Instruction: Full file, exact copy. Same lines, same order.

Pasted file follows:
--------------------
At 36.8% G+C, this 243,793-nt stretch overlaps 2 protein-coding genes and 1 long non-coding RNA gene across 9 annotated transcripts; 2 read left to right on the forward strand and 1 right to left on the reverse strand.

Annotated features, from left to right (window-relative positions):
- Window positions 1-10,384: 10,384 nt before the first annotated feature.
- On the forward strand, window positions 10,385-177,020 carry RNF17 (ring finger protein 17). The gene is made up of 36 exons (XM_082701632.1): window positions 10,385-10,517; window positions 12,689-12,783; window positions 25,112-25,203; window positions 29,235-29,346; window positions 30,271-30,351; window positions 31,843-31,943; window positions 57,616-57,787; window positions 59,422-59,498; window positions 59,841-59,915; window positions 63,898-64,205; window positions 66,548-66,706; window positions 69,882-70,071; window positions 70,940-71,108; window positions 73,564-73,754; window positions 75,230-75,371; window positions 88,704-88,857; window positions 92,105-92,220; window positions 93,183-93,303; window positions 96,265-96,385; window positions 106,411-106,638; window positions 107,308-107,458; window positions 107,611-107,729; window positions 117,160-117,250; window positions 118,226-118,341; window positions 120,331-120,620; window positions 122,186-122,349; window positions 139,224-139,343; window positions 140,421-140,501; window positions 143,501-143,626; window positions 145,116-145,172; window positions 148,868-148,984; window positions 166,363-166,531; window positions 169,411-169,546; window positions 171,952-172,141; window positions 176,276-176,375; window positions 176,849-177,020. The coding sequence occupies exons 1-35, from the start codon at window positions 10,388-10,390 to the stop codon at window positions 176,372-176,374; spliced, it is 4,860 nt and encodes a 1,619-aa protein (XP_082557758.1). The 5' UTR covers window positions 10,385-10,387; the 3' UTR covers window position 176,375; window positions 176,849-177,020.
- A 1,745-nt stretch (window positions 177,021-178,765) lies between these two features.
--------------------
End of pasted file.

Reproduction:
At 36.8% G+C, this 243,793-nt stretch overlaps 2 protein-coding genes and 1 long non-coding RNA gene across 9 annotated transcripts; 2 read left to right on the forward strand and 1 right to left on the reverse strand.

Annotated features, from left to right (window-relative positions):
- Window positions 1-10,384: 10,384 nt before the first annotated feature.
- On the forward strand, window positions 10,385-177,020 carry RNF17 (ring finger protein 17). The gene is made up of 36 exons (XM_082701632.1): window positions 10,385-10,517; window positions 12,689-12,783; window positions 25,112-25,203; window positions 29,235-29,346; window positions 30,271-30,351; window positions 31,843-31,943; window positions 57,616-57,787; window positions 59,422-59,498; window positions 59,841-59,915; window positions 63,898-64,205; window positions 66,548-66,706; window positions 69,882-70,071; window positions 70,940-71,108; window positions 73,564-73,754; window positions 75,230-75,371; window positions 88,704-88,857; window positions 92,105-92,220; window positions 93,183-93,303; window positions 96,265-96,385; window positions 106,411-106,638; window positions 107,308-107,458; window positions 107,611-107,729; window positions 117,160-117,250; window positions 118,226-118,341; window positions 120,331-120,620; window positions 122,186-122,349; window positions 139,224-139,343; window positions 140,421-140,501; window positions 143,501-143,626; window positions 145,116-145,172; window positions 148,868-148,984; window positions 166,363-166,531; window positions 169,411-169,546; window positions 171,952-172,141; window positions 176,276-176,375; window positions 176,849-177,020. The coding sequence occupies exons 1-35, from the start codon at window positions 10,388-10,390 to the stop codon at window positions 176,372-176,374; spliced, it is 4,860 nt and encodes a 1,619-aa protein (XP_082557758.1). The 5' UTR covers window positions 10,385-10,387; the 3' UTR covers window position 176,375; window positions 176,849-177,020.
- A 1,745-nt stretch (window positions 177,021-178,765) lies between these two features.